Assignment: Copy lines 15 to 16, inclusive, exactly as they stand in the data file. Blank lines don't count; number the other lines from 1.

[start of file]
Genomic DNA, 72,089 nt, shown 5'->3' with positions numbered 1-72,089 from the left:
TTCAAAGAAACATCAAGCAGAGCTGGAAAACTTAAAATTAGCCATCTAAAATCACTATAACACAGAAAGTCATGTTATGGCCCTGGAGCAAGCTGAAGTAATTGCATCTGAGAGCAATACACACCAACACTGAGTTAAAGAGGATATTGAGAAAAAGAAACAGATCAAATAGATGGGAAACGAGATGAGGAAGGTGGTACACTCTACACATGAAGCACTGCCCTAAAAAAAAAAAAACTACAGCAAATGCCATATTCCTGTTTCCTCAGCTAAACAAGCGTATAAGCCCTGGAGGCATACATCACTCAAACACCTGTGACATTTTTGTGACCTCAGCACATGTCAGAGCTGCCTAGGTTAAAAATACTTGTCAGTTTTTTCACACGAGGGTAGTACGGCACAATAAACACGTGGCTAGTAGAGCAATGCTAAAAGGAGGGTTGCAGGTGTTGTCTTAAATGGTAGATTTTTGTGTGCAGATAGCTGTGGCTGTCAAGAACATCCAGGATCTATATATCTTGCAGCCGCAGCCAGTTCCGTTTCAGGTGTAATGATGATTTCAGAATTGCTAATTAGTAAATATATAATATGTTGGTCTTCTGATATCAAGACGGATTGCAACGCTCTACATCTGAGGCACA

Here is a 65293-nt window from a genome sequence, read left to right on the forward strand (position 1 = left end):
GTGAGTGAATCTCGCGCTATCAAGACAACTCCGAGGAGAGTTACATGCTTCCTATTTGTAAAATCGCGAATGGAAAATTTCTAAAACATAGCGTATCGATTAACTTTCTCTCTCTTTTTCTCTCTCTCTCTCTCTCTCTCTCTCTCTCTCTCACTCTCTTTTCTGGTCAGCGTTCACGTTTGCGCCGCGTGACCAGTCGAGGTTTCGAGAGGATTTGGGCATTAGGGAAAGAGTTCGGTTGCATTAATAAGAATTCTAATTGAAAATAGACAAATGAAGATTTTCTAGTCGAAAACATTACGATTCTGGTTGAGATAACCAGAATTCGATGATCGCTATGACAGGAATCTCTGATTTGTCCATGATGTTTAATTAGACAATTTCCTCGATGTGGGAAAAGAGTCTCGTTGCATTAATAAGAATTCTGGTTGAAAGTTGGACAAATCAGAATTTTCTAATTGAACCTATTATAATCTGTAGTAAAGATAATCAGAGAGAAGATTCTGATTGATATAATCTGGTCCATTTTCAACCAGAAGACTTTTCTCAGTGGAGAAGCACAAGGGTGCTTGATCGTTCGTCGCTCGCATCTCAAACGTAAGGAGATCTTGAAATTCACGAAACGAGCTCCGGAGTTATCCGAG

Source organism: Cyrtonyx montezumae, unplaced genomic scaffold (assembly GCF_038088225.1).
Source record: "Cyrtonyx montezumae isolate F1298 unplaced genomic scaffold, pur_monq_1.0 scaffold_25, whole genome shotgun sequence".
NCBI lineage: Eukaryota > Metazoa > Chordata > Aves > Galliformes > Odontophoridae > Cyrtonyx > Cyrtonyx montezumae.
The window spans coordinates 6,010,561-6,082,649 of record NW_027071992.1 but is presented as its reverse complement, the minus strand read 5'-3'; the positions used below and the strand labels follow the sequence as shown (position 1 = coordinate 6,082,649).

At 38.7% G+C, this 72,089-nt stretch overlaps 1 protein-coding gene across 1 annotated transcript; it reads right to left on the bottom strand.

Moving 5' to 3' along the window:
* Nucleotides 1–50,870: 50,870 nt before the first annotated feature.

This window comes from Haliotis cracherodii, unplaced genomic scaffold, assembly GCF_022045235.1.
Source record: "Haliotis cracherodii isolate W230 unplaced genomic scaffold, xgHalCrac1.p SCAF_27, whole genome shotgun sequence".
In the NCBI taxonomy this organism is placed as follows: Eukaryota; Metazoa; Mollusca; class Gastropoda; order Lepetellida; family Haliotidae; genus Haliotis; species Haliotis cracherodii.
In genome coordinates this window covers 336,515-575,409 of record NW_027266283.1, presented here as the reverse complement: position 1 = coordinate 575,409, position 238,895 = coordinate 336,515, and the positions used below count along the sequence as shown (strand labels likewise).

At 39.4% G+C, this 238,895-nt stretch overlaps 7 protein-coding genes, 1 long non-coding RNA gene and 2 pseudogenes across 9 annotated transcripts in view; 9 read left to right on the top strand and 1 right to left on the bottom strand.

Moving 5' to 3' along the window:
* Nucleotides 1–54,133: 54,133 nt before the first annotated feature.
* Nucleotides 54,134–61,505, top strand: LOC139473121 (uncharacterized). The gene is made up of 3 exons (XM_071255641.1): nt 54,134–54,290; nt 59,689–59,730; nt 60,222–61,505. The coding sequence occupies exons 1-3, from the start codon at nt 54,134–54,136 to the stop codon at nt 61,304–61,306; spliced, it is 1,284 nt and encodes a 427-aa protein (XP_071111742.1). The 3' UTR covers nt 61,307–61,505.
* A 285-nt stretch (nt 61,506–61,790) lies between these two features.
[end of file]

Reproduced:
In genome coordinates this window covers 336,515-575,409 of record NW_027266283.1, presented here as the reverse complement: position 1 = coordinate 575,409, position 238,895 = coordinate 336,515, and the positions used below count along the sequence as shown (strand labels likewise).

At 39.4% G+C, this 238,895-nt stretch overlaps 7 protein-coding genes, 1 long non-coding RNA gene and 2 pseudogenes across 9 annotated transcripts in view; 9 read left to right on the top strand and 1 right to left on the bottom strand.